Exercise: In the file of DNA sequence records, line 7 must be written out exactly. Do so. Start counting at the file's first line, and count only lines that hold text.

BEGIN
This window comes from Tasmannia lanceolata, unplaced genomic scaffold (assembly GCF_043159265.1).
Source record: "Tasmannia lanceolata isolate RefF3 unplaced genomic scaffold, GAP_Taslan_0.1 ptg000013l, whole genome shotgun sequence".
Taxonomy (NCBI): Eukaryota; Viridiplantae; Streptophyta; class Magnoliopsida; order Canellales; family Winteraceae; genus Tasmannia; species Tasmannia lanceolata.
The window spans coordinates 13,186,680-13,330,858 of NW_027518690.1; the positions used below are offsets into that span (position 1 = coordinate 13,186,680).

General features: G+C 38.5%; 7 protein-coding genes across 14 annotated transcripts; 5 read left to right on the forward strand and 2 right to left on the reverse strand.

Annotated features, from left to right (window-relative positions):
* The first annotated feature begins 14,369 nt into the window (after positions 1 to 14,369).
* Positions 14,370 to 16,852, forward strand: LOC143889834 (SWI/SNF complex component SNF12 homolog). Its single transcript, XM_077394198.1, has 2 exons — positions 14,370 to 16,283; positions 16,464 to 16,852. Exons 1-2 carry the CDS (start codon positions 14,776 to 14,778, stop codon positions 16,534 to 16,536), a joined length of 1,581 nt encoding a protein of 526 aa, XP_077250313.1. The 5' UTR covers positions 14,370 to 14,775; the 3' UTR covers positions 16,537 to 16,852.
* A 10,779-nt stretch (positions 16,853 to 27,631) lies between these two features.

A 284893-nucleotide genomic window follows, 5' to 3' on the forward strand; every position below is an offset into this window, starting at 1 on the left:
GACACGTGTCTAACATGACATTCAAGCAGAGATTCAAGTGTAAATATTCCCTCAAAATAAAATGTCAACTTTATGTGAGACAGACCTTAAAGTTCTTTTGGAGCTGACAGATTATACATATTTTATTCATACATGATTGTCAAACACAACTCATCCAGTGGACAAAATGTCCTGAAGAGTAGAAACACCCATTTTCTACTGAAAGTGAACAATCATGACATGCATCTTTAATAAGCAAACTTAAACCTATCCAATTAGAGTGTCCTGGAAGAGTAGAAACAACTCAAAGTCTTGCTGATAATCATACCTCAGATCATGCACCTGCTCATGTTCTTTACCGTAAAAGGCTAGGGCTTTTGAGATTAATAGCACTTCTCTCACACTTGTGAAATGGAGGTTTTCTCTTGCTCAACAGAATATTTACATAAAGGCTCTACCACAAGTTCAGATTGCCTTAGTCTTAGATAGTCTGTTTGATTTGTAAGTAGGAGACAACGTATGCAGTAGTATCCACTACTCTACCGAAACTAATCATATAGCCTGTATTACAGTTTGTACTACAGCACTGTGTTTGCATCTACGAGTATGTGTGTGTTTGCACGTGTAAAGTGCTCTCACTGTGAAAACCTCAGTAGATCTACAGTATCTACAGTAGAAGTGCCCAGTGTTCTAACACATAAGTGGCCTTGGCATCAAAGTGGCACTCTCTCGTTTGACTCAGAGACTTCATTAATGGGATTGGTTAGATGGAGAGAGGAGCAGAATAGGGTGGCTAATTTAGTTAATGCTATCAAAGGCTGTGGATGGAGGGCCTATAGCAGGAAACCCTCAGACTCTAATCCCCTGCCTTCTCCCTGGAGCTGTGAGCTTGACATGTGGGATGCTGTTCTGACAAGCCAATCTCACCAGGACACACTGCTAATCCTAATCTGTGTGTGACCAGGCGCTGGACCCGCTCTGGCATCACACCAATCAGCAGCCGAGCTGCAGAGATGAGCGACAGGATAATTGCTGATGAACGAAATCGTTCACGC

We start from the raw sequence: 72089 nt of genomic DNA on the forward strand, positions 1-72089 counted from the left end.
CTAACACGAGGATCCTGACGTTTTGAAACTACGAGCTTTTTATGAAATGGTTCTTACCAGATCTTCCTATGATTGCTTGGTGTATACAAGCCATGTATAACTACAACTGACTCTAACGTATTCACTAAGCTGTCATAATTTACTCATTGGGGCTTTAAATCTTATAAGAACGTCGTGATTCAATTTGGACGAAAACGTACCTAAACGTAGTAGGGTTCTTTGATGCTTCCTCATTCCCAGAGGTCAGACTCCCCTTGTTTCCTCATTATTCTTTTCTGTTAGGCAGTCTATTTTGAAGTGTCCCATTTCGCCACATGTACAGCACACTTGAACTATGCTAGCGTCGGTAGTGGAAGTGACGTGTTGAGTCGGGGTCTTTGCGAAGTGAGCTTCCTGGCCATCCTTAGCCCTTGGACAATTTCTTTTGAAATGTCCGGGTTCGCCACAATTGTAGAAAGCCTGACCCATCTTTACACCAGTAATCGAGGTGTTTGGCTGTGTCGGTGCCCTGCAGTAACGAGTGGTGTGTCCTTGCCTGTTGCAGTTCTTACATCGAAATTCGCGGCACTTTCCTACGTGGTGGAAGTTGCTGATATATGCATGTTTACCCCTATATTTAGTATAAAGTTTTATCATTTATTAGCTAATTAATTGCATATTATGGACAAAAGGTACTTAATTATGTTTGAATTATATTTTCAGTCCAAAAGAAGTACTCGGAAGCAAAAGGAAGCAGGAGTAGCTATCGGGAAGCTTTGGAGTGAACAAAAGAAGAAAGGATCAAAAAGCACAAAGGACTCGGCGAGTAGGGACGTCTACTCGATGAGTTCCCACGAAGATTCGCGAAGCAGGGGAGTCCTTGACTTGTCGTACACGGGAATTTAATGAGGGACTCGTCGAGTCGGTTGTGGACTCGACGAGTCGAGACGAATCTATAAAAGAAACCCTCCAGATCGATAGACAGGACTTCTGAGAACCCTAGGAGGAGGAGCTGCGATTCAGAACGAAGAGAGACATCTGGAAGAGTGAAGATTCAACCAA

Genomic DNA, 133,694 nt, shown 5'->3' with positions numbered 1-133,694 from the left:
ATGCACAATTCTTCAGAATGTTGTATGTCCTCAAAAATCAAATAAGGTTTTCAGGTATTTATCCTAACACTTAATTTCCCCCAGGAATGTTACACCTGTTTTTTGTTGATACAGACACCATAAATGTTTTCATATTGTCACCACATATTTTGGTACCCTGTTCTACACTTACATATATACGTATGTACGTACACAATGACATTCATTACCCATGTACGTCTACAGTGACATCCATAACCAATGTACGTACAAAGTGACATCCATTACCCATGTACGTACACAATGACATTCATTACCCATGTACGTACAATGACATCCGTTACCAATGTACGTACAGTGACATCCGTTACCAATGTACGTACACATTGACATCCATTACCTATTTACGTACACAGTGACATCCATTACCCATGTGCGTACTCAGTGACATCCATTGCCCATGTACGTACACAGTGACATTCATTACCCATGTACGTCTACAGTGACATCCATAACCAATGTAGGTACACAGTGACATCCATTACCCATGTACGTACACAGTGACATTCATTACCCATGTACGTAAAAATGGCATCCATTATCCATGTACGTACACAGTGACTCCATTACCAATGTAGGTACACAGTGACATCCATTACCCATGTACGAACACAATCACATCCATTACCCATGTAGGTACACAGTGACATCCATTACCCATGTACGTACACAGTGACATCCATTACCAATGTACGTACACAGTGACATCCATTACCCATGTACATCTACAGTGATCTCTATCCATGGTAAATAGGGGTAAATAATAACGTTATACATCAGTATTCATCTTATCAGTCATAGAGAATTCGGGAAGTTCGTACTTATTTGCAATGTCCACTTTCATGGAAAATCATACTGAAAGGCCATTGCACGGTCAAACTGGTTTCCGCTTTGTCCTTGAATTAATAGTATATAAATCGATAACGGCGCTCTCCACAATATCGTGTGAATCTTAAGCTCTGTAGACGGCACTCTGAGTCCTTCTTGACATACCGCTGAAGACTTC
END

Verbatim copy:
* The first annotated feature begins 14,369 nt into the window (after positions 1 to 14,369).